Northwest Colorado Council of Governments (NWCCOG) officials and local residents met with representatives from Smart Growth America on August 8 and 9, 2013 as part of a free, grant-funded technical assistance program. The two-day workshop provided tools and training to assist NWCCOG leaders as they develop strategies for the organization’s new role as a U.S. Economic Development Administration Economic Development District. These strategies will help NWCCOG communities to strengthen their economies while also maintaining the natural environment for which the region is known.
“NWCCOG is very excited about our upcoming Smart Growth America workshop,” said Rachel Lunney, Economic Development and Communications Manager for NWCCOG. “We are a newly-designated Economic Development District, and as such we have asked for assistance with planning for the economic and fiscal health of our member communities. Smart Growth America’s experts will help us advance toward our vision of a robust, diverse regional economy, made up of strong local businesses and jobs that pay well in communities with housing and transportation choices near jobs, shops and schools.”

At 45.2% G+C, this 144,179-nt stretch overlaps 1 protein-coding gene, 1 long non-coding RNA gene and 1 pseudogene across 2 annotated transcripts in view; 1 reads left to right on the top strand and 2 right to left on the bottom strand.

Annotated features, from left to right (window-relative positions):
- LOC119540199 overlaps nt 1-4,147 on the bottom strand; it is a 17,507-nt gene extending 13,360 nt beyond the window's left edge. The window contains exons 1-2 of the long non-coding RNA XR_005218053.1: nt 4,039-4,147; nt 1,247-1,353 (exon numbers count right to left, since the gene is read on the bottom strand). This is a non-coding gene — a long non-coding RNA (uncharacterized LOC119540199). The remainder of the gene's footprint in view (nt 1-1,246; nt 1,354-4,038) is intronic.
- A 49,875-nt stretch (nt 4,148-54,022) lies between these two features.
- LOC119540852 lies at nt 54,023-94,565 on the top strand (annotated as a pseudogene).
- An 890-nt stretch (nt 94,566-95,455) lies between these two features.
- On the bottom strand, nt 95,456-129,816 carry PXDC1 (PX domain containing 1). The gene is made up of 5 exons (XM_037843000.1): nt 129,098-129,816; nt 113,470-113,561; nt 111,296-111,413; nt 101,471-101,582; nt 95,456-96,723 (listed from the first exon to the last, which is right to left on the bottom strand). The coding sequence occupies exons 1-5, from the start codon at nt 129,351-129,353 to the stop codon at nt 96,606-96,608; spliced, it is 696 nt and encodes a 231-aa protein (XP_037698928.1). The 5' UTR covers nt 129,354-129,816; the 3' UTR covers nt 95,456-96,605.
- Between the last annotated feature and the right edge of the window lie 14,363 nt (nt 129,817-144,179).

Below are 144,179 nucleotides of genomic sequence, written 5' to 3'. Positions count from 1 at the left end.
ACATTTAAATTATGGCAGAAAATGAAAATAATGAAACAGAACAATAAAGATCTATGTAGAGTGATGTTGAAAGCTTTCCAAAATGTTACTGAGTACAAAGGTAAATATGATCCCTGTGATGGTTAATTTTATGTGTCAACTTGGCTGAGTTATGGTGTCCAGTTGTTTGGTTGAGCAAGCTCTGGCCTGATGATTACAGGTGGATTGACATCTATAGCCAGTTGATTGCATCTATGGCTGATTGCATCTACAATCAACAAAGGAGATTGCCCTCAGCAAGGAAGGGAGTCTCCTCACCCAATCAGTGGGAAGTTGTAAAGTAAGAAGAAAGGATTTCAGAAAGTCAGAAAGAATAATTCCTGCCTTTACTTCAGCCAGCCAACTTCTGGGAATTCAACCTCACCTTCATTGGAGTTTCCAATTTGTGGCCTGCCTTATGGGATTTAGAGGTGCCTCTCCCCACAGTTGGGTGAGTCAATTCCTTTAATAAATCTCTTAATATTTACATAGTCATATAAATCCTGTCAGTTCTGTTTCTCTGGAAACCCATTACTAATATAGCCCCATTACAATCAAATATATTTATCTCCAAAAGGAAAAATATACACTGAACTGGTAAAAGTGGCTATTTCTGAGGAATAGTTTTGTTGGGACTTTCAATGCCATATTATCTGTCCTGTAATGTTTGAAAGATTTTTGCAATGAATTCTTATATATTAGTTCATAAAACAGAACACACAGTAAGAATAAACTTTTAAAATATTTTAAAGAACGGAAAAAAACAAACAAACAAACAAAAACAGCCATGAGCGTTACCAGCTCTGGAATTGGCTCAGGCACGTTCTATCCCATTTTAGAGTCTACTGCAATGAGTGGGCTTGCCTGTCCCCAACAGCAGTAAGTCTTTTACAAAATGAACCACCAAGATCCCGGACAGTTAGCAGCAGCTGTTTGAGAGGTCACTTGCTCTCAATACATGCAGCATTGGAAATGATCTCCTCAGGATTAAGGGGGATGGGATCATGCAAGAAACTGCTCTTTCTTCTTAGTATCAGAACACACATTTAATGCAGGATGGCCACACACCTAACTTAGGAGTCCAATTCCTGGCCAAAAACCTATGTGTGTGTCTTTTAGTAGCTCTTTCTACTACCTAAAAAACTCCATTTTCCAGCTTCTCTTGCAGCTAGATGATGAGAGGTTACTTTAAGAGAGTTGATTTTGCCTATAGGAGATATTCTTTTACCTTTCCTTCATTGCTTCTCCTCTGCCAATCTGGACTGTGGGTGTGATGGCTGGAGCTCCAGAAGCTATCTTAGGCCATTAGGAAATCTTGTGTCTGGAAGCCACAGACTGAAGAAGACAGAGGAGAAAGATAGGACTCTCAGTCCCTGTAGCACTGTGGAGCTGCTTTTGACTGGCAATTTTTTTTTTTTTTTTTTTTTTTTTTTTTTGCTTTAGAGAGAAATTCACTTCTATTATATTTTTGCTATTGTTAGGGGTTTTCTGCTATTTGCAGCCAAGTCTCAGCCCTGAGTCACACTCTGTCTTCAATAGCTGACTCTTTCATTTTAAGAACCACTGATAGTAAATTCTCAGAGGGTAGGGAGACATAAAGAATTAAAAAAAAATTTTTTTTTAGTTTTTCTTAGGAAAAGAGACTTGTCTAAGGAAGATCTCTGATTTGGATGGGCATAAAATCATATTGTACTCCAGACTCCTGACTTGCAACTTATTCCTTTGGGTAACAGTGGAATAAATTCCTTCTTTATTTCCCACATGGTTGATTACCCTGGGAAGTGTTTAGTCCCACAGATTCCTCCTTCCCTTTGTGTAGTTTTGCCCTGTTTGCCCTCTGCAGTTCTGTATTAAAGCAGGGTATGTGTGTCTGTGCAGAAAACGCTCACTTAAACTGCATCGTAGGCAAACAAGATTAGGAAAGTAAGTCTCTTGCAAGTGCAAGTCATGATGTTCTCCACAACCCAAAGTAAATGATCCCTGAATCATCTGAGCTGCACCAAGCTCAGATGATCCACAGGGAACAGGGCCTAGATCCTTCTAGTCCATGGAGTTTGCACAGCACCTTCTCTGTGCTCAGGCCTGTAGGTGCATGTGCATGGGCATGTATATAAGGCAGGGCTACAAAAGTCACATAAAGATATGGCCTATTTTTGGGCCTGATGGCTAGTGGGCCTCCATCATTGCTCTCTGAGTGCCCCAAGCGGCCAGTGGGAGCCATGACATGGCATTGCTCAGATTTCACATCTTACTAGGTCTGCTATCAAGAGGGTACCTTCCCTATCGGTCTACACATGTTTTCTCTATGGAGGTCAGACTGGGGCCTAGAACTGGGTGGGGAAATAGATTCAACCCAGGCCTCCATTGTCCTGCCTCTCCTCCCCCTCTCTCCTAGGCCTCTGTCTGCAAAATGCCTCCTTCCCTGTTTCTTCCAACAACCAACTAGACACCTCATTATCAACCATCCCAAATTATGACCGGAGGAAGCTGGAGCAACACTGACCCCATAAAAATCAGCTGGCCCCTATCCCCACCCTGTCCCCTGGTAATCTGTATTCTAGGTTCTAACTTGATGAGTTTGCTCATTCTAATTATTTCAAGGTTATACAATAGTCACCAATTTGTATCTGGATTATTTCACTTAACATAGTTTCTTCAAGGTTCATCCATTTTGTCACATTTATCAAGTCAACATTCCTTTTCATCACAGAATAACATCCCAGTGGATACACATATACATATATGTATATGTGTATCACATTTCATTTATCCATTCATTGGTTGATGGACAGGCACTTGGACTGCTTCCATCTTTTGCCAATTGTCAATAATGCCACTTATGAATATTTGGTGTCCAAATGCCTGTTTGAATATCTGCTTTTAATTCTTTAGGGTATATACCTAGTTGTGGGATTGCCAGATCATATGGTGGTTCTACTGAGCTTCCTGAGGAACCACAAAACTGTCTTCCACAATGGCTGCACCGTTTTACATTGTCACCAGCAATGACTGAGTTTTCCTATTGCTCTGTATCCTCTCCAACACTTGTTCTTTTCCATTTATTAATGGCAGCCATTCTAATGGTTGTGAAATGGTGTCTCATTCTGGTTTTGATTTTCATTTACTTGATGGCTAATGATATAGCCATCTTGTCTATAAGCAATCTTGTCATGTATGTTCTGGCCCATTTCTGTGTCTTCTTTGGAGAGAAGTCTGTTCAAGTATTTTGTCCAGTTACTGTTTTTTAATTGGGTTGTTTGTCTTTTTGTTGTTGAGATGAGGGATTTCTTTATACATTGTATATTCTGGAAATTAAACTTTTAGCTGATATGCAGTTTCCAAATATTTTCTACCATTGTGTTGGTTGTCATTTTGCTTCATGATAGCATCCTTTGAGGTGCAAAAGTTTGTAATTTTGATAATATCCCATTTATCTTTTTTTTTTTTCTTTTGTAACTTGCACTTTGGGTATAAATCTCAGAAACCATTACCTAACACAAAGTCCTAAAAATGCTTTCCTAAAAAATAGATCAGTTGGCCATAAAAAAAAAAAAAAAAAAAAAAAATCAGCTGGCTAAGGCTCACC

On August 8, Northwest Colorado residents gathered for an introductory presentation that featured a broad overview of strategies for economic and fiscal health.
In November 2012, the Northwest Colorado Council of Government was one of 22 applicants selected by Smart Growth America to participate in the free technical assistance program. Stretching from Maine to Washington State, these communities represent major cities, suburban centers, and rural towns alike.
The technical workshop program is made possible through a five-year Building Blocks for Sustainable Communities grant from the U.S. Environmental Protection Agency’s Office of Sustainable Communities, which seeks to develop local planning solutions that help communities grow in ways that benefit families and businesses, while protecting the environment and preserving a sense of place. Three other nonprofit organizations—Forterra, Global Green USA and Project for Public Spaces—also received competitively awarded grants this year to help get the kinds of development they want.